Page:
'Puttin' on the Ritz'
One of my mother's favourite stories
told to four young daughters
while driving to Grandma's house
passing the miles away with riveting entertainment
she, sitting in the front, angled round to the back seat
where we, all feet and elbows, are absolutely agog.
'It was a beautiful Sunday afternoon in midsummer.
My girlfriends and I dressed up
to stroll the promenade by the river.
What you might call 'cruising' today, crudely.
I wore a new lipstick so red it made my hair even blacker.
I had drenched my pumps in white polish.
But, most of all, I wore my first pair of white kid gloves -
a huge expense for a nurse-in-training!
I thought I looked nice.'
(a raised eyebrow ...)
'I did look nice!
I was nineteen.
Well, we met some fellows we knew
with a new guy!
All of them really turned out too …
pressed suits, white collars and bow ties.
Ha!Ha! Even their shoes shone.
So they had been busy that morning.
Well, they stopped to chat
and, of course, to introduce the new chap.
Oh my! He was gorgeous!
I was smitten.
I made my eyes shiny and my voice real sultry
like in the movies.
I extended my little white-gloved hand …'
(She always acted this part out.)
'saying graciously, 'So pleased to meet you Mr. -------------
And a huge glob of gull poo plopped right into my palm!
We all gasped right on cue.
'What happened then? Did everybody laugh?
'Was the guy Daddy?
'Oh – yeee-uck!'
We were practically crawling into her mouth
even though we'd heard this story dozens of times.
She always had a fresh word, or a new shape to her mobile lips -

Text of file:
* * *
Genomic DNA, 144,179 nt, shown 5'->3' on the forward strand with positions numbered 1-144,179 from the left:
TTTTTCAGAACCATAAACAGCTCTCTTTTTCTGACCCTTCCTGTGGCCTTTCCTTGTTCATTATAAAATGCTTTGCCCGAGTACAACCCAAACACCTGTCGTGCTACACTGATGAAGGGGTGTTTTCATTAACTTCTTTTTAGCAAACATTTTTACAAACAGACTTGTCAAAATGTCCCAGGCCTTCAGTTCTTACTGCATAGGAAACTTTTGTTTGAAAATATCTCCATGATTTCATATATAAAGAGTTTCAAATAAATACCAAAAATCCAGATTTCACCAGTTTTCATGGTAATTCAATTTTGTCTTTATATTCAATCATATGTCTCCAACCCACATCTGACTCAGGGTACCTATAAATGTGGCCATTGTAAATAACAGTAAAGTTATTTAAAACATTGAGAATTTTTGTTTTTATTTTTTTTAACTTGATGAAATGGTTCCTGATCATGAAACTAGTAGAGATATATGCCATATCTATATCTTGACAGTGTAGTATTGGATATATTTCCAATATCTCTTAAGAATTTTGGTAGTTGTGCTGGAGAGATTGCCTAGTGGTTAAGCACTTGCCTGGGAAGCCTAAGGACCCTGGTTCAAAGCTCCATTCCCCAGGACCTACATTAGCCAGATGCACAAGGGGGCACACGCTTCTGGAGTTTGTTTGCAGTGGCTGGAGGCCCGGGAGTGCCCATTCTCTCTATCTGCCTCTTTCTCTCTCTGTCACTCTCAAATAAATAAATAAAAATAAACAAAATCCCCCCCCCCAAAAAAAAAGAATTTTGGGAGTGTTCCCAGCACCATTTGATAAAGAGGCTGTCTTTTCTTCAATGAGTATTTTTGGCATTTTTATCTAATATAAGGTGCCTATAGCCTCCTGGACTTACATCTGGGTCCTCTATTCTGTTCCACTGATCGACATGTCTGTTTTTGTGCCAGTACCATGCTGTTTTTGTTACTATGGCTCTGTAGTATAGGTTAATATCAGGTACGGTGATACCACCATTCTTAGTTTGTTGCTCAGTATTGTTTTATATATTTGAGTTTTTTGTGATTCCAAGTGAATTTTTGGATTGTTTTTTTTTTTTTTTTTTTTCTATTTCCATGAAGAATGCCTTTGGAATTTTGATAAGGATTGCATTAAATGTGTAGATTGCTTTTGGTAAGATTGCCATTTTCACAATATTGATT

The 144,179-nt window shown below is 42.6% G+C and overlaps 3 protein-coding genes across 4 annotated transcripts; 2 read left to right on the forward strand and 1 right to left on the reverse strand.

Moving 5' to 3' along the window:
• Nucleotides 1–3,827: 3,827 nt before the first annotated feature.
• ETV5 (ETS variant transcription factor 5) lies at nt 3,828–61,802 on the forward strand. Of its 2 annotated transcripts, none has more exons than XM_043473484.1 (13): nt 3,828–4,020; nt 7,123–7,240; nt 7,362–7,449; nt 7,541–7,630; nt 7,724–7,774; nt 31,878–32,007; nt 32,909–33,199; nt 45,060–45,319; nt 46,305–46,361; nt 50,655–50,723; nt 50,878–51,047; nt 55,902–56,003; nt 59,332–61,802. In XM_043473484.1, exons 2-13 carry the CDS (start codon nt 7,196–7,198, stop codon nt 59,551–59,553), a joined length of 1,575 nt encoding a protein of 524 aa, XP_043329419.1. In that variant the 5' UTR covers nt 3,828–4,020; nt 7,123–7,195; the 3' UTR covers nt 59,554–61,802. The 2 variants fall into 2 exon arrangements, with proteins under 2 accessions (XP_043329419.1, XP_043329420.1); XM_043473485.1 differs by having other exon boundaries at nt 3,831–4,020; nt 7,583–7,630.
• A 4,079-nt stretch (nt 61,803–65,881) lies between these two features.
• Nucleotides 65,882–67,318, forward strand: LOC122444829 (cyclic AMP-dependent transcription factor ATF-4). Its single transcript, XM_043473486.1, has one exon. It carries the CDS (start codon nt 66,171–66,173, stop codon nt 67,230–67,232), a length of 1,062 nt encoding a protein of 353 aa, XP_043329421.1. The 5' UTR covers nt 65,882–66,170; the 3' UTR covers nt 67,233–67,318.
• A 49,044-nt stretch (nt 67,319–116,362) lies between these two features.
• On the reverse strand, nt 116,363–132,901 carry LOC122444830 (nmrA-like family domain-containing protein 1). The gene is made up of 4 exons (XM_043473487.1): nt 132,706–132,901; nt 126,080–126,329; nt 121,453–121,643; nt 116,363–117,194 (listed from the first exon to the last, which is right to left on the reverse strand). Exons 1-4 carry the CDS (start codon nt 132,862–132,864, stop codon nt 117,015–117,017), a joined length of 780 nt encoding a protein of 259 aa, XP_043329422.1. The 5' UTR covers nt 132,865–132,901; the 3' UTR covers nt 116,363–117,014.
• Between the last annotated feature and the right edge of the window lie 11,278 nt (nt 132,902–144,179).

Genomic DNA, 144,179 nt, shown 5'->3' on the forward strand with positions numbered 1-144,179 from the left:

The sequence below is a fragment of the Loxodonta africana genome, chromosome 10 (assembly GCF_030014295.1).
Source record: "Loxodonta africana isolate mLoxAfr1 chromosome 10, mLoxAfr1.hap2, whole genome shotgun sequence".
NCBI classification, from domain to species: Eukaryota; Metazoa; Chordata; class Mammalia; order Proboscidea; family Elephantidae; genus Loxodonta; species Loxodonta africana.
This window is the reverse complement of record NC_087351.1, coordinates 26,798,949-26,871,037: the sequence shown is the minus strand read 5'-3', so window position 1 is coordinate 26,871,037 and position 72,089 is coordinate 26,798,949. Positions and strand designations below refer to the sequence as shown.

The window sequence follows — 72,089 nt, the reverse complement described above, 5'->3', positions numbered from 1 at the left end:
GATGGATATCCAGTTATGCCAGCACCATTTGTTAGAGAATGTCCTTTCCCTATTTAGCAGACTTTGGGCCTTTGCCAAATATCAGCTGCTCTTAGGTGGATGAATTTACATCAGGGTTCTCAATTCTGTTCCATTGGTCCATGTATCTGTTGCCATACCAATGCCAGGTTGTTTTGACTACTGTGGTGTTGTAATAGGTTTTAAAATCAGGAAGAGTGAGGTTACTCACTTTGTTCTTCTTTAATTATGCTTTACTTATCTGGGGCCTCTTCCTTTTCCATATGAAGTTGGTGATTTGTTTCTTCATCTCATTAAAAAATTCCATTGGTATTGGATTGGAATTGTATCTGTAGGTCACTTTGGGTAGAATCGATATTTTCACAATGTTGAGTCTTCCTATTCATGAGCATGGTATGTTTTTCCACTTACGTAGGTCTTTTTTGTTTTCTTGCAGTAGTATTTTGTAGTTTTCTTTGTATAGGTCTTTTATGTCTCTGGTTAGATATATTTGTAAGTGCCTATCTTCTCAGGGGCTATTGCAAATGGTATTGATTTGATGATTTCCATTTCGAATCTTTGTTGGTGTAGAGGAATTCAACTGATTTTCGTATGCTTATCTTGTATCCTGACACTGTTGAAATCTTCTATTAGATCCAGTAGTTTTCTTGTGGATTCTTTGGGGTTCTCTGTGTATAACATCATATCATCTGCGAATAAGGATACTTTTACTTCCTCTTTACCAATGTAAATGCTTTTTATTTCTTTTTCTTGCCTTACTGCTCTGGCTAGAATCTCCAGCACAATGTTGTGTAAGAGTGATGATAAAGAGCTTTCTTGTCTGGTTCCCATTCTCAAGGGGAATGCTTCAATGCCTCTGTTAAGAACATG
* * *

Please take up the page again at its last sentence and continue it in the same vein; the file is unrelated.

a gasping little breath.
'Well, I don't clearly remember much after the shit hit.
Except the guy gave a whoop of laughter
and pulled out a huge hankie to wipe off my glove.
I wanted to die.
I couldn't look at him.
And his face just vanished from my memory.
I don't remember his name.
Whoever he was, he was a really decent chap.
No, it wasn't your father.
Although I still think he was one of 'the boys'.
He doesn't remember the incident, so he says.
At this point she always threw a sideways glance at Daddy
his attention split between the road and the narrative
enjoying the story as much as we kids were.
And then the finale, the summing up.
It never varied either.
'I learned a lot that day.
It doesn't pay to pretend.'
Here, she would swing right around to face us full front
no matter where the story was told.
'Girls, always be your own honest selves.
Clothes are just cloth hanging on bones.
No kind of make-up is prettier than a real smile.
Stand tall. Think positive.
Brush your teeth and NEVER CHEW GUM!
You look like a cow chewing its cud!'
(This 'cud bit' kept me off gum for life)
Then, the secondary BIG ENDING
hitting the ball out of the park -
'Work your worth from the inside out!'
And we would rock back like a single unit
Square our shoulders - throw up our heads -
breathe like champions - long and deep
At this point Dad's ears were always wiggling
and the car wheels a bit unsteady.
Our little dog drooled from lap to lap
digging dagger nails into our thighs
thrilled to be with the family going to the farm.
But we didn't mind.
We had a big towel on our knees
fields and cows and horses to watch
trees and flowers and fences.
A great story to think about -
to imagine when Mummy and Daddy were young!
Grandma was probably baking already.
Apple Pie! Just for us!
And maybe some ice cream from the village shop.
Life was good.
Life was really good.
I closed my eyes and whispered,
'Thank you, God.'